SEOUL (Reuters) - The cost of reunifying the two Koreas, split since shortly after World War Two, would tot up to about 3,500 trillion won ($3 trillion), the Federation of Korean Industries said on Tuesday.
Not one of 20 economists surveyed by the federation expected reunification in the next five years but almost half said it would happen in 10 to 20 years.
Nearly half also said the largest cost associated with reunification would be in efforts to cut the wealth gap between the wealthy South and the impoverished North.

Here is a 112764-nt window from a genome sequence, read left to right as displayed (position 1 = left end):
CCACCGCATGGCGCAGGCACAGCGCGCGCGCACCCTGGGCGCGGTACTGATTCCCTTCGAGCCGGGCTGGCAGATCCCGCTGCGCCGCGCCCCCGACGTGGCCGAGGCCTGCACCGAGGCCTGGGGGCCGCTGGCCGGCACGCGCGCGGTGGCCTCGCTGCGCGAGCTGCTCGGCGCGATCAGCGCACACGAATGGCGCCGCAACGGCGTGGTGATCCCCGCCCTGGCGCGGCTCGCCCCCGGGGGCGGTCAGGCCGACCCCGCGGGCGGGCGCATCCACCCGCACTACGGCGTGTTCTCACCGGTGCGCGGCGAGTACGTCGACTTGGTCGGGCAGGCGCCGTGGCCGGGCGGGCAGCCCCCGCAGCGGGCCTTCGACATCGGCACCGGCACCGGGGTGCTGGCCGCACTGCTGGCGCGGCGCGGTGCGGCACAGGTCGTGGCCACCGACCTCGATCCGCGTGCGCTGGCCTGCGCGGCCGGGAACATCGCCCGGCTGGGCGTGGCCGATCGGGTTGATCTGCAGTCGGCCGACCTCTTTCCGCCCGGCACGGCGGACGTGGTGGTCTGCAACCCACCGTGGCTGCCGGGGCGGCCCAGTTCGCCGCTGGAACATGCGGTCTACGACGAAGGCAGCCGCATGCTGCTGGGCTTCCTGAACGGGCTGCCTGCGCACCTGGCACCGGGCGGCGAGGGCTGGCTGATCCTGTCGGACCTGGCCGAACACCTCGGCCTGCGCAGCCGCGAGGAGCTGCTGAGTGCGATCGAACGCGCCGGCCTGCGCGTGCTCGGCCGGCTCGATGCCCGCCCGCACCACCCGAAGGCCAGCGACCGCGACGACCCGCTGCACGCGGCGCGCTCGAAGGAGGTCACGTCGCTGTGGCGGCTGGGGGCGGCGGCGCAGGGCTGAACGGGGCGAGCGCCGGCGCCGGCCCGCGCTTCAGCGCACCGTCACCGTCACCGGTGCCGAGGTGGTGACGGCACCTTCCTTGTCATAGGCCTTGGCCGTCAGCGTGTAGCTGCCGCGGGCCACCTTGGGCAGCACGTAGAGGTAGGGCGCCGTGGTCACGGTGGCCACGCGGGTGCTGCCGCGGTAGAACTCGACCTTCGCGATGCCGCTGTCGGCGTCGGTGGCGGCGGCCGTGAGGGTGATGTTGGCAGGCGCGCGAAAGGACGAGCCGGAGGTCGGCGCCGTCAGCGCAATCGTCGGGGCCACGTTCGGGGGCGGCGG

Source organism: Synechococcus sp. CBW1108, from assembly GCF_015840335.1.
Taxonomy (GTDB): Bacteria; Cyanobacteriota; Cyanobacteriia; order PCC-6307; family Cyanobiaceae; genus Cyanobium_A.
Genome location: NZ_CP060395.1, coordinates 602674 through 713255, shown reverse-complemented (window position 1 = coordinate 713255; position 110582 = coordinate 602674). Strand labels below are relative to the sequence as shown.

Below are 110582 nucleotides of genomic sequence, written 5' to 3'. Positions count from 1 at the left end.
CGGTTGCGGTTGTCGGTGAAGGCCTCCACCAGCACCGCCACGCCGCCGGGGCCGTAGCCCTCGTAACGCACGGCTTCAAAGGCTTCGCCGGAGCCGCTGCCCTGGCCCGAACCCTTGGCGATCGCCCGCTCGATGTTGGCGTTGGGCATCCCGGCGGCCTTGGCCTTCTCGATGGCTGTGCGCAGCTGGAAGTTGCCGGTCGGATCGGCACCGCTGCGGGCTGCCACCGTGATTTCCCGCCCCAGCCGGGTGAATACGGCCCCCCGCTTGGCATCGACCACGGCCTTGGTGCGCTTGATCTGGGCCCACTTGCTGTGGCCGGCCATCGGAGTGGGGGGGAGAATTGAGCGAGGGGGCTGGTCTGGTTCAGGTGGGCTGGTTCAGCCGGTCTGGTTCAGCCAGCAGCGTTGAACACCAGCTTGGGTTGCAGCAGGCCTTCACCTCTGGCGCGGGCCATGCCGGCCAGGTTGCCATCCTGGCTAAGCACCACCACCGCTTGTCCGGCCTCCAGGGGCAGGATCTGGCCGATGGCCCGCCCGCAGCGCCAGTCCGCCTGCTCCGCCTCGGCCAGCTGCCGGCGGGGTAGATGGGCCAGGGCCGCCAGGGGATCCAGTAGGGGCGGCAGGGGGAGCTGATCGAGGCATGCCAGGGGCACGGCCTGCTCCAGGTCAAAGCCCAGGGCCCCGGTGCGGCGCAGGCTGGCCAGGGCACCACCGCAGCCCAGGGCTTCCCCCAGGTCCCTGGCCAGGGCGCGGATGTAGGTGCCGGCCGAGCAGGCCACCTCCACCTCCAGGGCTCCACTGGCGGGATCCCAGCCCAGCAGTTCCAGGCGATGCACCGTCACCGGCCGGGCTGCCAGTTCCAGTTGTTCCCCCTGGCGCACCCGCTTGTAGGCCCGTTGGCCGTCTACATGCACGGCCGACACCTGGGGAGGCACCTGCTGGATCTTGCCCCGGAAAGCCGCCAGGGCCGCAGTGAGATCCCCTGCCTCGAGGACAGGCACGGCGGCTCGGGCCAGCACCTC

“The costs to minimize the gap between South and North Korea over the long-term are expected to be greater than the initial cost of reunification,” the federation said in its report.
South Koreans earn an average about $19,230 a year while North Koreans earned about $1,065 in 2008, according to South Korea’s Unification Ministry.
Concerns about the costs prompted South Korean President Lee Myung-bak to propose a “reunification tax” last month.
“In the short term the shock to the Korean economy will be great but in the long-term reunification will be positive,” the survey said.
The two Koreas are still technically at war as hostilities in 1950-53 Korean War conflict ended in a truce, not a peace treaty.